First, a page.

by Theodore Kinni

People reaching-out from behind a fence

Only a mere 50 years ago were philanthropic and charitable organizations in the U.S. defined as an independent sector distinct from government and business. Since then, the economic impact of the nonprofit sector in the U.S. has grown to $1.7 trillion.

The sector’s sheer heft — it’s larger than the banking and retailing industries — is one reason that Stanford GSB alumni and lecturers Bill Meehan and Kim Starkey Jonker wrote Engine of Impact: Essentials of Strategic Leadership in the Nonprofit Sector, which came out this November. Another is their conviction that the sector has entered a new era, which they’ve named the “Impact Era.”

The good news of the Impact Era is that, by 2025, philanthropists will likely contribute a record $500 billion to $600 billion annually to nonprofits, well above the $373 billion recorded in 2015. The bad news is the nonprofits will still come up short by $100 billion to $300 billion in the funding they require. “In brief, [nonprofits] will need more money, and lots of it,” according to Meehan and Jonker in the introduction to Engine of Impact.

Here, Meehan and Jonker discuss how nonprofits can make up the shortfall and meet the challenges of the Impact Era. Read the rest here.

Wednesday, October 25, 2017

Do-It-Yourself Oceaneering

strategy + business, October 25, 2017

by Theodore Kinni

INSEAD professors W. Chan Kim and Renée Mauborgne hit the thought leadership lottery 
with the idea of blue oceans. Their 2005 book, Blue Ocean Strategy, Harvard Business School Press, which described the advantages of setting sail for new “blue ocean” markets devoid of competitors versus battling for percentage points of share in mature, commoditized “red ocean” markets, sold more than 3.5 million copies. The two professors, having found their own blue ocean, quickly ascended to the pinnacle of strategic consulting: INSEAD presented them with an institute and built blue ocean strategy into its MBA curriculum. Given all this success, the only truly surprising thing is that it took 12 years for Kim and Mauborgne to publish a follow-up.

For the most part, Blue Ocean Shift proves to be worth the wait. It is a practical, well-written guide to finding and exploiting blue ocean markets, informed by the experiences of companies and other organizations that have chosen to seek them out rather than compete toe-to-toe in established markets. Read the rest here.

Monday, October 16, 2017

Why Entrepreneurs Should Care Less About Disrupting and More About Creating

MIT Sloan Management Review, October 16, 2017

WTF? Book Cover Jacket
by Theodore Kinni

If you’re an entrepreneur or aspiring to become one, Tim O’Reilly is the kind of mentor you should try to enlist. He’s been there and done that in the New Economy since, well, pretty much since there’s been a New Economy.

O’Reilly started writing technical manuals in the late 1970s, and by the early 1980s, he was publishing them, too. His company, O’Reilly Media Inc. (formerly O’Reilly R. Associates), based in Sebastopol, California, helped pioneer online publishing, and in the early 1990s, it launched the first web portal, Global Network Navigator, which AOL acquired in 1995.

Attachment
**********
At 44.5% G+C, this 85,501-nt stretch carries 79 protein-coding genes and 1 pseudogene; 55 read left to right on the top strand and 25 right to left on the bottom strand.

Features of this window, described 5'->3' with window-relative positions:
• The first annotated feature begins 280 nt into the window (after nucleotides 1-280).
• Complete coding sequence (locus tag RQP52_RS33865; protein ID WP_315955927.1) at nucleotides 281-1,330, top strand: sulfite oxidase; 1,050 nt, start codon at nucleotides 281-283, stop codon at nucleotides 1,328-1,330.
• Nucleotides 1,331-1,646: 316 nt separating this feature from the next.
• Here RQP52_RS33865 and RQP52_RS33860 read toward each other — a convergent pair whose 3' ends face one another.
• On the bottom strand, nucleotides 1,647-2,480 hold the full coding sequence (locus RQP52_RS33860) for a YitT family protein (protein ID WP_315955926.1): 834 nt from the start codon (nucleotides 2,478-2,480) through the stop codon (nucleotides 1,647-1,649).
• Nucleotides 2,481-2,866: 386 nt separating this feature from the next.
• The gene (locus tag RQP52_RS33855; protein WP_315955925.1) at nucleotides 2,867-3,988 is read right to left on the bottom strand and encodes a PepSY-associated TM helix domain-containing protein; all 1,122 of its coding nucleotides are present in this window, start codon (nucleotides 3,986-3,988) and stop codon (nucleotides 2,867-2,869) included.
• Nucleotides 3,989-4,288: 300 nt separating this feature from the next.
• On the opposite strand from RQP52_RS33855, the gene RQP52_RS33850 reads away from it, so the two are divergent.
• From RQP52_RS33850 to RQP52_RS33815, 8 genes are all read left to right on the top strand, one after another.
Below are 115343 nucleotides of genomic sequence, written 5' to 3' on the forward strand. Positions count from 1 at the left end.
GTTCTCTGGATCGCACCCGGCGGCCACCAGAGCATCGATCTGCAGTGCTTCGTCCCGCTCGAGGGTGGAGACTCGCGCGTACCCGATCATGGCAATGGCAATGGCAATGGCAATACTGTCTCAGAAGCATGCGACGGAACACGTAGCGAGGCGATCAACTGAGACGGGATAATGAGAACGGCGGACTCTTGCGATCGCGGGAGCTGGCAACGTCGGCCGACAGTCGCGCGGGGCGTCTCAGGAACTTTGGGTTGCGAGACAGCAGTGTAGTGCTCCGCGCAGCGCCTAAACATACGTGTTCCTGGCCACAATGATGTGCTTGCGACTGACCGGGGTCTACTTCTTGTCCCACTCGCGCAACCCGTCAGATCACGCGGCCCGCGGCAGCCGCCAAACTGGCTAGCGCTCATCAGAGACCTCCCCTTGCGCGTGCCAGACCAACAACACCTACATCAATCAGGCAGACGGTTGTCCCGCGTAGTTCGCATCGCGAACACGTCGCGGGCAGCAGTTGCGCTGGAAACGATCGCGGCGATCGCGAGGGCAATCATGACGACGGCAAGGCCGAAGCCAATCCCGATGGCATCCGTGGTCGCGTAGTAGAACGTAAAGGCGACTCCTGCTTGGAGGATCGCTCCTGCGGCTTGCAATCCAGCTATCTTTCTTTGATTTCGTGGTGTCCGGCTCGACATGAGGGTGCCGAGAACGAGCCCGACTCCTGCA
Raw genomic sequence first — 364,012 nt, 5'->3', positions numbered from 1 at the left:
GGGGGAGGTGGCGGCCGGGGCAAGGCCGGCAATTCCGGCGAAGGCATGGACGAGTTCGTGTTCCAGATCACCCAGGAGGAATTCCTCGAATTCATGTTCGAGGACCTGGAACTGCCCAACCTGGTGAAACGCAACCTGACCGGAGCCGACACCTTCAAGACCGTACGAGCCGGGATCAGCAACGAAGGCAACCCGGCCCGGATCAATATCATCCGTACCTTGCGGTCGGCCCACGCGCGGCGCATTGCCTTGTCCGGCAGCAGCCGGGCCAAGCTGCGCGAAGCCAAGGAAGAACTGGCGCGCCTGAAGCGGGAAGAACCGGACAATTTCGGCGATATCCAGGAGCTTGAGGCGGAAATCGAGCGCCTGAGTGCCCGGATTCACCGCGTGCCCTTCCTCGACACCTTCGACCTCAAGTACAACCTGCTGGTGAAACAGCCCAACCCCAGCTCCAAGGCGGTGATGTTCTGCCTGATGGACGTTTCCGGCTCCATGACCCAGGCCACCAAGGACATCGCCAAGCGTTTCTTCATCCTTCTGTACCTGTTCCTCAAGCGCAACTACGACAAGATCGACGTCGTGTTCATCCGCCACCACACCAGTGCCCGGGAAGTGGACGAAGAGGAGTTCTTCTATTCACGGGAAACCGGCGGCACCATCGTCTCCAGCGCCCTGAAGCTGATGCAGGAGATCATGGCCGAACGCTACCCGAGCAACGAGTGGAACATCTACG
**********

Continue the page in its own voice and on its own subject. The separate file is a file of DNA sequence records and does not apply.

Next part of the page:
Since then, O’Reilly has been an active participant in a host of developments from open source to Gov 2.0 to the maker movement. He is founding partner of San Francisco-based O’Reilly AlphaTech Ventures LLC, an early stage venture investor, and he sits on a number of boards, including Code for America Labs Inc., PeerJ, Civis Analytics Inc., and Popvox Inc. He has also garnered a huge Twitter following @timoreilly.

In his new book, WTF?, O’Reilly takes issue with the vogue for disruption. “The point of a disruptive technology is not the market or competitors that it destroys. It is the new markets and the new possibilities that it creates,” he writes. “I spend a lot of time urging Silicon Valley entrepreneurs to forget about disruption, and instead to work on stuff that matters.” In the following excerpt, edited for space, O’Reilly shares “four litmus tests” for figuring out what that means to you. Read the excerpt here.

Sunday, October 15, 2017

How to Keep More of What You Make

Learned a lot about how to shelter wealth in private businesses while lending an editorial hand here. Read the rest at

Wednesday, October 11, 2017

Take a Timeout, Leaders

Image result for lead yourself firststrategy+business, October 11, 2017

by Theodore Kinni

On July 4, 1845, Henry David Thoreau went to the woods to live deliberately. After 
spending two years, two months, and two days in a 150-square-foot cabin that he built himself for $28.12 and a halfpenny, Thoreau had worked out the gist of the transcendentalist classic Walden; or, Life in the Woods. In it, he wrote, “I never found the companion that was as companionable as solitude.”

CEOs and other leaders would do well to get on companionable terms with solitude, too, according to first-time authors Raymond M. Kethledge, a U.S. Court of Appeals judge, and Michael S. Erwin, a leadership development consultant and assistant professor at West Point. Leaders don’t necessarily have to get off the grid and live in a hut for two years. But in Lead Yourself First, the authors make an extended argument that leaders should reserve some alone time “to find clarity, creativity, emotional balance, and moral courage.” They illustrate their thesis with numerous examples. Read the rest here.